Editor’s Notes: Beyond the Reach and The Happiness of the Katakuris are all out on their respective formats June 16th.
Beyond the Reach
Beyond the Reach (Lionsgate) stars Michael Douglas as cocky financier Horton Madec, who spends his spare time big-game hunting. He hires local guide Ben (Jeremy Irvine, War Horse) to take him into the Mojave Desert in search of bighorn sheep. Though Ben initially puts up with Madec’s condescending remarks and arrogance, things turn bad when Madec accidentally shoots and kills an elderly prospector he mistakes for game. Thinking of the cost of this incident to his reputation and a pending multi-billion-dollar deal with Chinese investors, Madec tries to convince Ben to keep quiet about the shooting incident, but Ben’s basic decency complicates matters.
Michael Douglas is an easy fit as a wealthy man who walks the earth with a sense of entitlement and superiority to those around him. The world is his playroom, and his money can buy him anything. With the rest of civilization removed, he resorts to desperate means to get what he wants. The conflict of wills in the desert is a classic, uncluttered example of good vs. evil.
The Blu-ray edition contains 2 behind-the-scenes featurettes and audio commentary with actor/producer Michael Douglas and director Jean-Baptiste Leonetti.
The Happiness of the Katakuris
The Happiness of the Katakuris (Arrow Video), a remake of a South Korean black comedy about family dysfunction and the elimination of corpses, is probably the strangest movie ever to come out of Japan. The Katakuri family buys land in the shadow of a nearby volcano and opens an inn, banking on the fact that when a new road is built that will pass right by the inn, the family will become rich from all the tourist trade. But there appears to be a jinx on the inn. Every time a guest checks in, he winds up dead. To avoid unwanted controversy, the family decides to bury the bodies.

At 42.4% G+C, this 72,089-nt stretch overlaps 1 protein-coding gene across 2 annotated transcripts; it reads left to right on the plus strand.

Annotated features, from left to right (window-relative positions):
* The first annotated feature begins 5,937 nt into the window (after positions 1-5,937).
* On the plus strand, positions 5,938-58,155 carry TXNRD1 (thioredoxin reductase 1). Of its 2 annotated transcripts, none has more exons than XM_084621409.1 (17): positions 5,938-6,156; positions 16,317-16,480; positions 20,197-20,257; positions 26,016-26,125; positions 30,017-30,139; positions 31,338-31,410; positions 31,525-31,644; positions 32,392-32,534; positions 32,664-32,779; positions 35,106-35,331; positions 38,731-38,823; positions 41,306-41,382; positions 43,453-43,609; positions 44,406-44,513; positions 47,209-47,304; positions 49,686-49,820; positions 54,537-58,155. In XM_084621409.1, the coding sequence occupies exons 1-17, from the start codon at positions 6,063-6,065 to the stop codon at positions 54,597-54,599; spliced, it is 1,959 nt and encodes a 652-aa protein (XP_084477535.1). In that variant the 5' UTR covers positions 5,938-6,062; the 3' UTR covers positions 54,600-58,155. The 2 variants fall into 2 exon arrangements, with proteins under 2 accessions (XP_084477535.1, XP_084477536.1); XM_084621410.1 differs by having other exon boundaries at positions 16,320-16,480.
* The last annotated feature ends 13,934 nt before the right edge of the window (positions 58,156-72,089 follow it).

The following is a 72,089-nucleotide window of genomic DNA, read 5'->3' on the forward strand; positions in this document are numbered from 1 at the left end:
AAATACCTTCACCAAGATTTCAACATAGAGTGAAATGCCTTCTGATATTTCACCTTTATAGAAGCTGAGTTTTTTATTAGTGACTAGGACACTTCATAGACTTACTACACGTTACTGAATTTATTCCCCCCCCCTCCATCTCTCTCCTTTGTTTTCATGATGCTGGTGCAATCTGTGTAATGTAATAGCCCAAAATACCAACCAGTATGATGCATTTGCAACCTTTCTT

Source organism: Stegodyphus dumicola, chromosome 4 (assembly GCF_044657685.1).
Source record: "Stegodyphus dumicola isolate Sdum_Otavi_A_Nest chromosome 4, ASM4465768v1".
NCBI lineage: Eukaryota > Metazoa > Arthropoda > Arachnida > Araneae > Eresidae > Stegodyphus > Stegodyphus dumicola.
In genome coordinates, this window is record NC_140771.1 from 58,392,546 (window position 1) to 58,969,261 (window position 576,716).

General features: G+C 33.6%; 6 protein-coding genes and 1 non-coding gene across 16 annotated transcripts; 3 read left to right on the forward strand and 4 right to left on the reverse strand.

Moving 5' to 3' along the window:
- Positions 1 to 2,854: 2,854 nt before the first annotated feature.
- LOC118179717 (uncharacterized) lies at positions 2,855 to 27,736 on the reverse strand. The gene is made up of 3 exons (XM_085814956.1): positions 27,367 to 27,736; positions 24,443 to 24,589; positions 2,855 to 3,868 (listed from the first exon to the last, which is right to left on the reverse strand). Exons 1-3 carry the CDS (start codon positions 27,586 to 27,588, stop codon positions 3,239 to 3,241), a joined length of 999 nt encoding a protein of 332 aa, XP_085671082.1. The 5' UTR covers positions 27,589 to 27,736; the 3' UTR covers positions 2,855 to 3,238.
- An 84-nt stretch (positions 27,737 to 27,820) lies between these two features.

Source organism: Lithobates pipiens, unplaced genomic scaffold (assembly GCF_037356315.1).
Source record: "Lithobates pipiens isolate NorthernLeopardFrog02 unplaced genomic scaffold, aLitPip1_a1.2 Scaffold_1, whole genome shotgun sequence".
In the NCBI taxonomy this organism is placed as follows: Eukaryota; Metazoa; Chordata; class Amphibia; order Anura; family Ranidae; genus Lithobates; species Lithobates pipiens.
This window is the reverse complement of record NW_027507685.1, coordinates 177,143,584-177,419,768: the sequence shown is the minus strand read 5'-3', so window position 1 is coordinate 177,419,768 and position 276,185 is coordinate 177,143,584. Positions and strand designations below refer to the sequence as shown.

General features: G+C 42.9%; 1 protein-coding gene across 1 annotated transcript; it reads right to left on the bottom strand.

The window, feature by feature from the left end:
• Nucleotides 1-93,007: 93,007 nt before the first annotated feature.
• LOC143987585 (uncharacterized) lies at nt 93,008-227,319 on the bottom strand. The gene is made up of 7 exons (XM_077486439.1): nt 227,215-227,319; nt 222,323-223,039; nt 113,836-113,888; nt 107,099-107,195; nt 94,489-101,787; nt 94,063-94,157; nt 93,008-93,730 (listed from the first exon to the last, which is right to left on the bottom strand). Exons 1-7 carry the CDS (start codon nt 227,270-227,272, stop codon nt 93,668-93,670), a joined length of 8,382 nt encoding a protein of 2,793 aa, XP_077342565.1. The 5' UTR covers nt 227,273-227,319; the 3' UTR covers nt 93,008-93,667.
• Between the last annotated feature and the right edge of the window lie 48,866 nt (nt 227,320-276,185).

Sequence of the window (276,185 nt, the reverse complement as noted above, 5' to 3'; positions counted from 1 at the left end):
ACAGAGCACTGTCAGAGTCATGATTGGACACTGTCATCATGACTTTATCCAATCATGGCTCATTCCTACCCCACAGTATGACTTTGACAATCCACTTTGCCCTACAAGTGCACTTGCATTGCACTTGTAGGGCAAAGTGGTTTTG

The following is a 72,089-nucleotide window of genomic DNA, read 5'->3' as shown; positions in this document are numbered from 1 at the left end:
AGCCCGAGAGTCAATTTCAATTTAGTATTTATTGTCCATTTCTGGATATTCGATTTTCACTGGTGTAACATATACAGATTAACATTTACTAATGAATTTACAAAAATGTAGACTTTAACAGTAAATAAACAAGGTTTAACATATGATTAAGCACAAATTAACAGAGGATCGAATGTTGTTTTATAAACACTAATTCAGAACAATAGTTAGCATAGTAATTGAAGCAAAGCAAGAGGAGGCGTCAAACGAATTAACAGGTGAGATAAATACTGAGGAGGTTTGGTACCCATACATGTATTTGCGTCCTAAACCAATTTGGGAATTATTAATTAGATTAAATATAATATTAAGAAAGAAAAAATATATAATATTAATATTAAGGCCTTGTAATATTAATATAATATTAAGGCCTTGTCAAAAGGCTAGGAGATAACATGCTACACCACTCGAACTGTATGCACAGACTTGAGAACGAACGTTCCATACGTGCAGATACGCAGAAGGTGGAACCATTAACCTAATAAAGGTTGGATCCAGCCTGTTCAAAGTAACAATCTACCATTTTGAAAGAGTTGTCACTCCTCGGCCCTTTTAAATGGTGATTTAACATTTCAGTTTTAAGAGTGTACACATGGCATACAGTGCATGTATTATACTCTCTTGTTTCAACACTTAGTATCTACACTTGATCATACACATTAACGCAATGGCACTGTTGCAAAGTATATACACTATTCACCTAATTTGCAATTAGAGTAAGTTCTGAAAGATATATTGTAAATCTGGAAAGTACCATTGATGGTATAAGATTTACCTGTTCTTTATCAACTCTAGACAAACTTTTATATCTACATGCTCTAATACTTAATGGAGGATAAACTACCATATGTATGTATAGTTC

Stylistically, The Happiness of the Katakuris is a bizarre combination of The Sound of Music, The Walking Dead and Little House on the Prairie. Between burying dead guests, the family members frequently break out into joyful song, espousing family togetherness. The musical numbers owe much to big-budget musicals of the 1960s, but are painfully overwrought and come across as the products of mass psychosis.
The movie is certainly captivating, with claymation sequences serving as bookends. These range from a demonic creature jumping down a girl’s throat and ripping out her uvula to a literal cliffhanger of two men hanging on a fraying rope from a steep cliff. The claymation adds to the movie’s super oddness. It unfolds like a dream/nightmare, jumping from one style to another, changing tone dramatically from gruesome to light and airy, and featuring disturbing, often bloody images.
Bonus features on the Blu-ray/DVD Combo Pack include audio commentary by director Takashi Miike, making-of featurette, a look at the film’s stop motion effects, cast member interviews, and a reversible sleeve featuring original and newly commissioned artwork.
For over 25 years, I was the Film and Home Entertainment Reviewer for "The Villadom TIMES," a New Jersey weekly newspaper, and have written for several other publications. I developed and taught a Film Studies program for two New York City high schools that included Film History, Horror/Fantasy, and Film Making.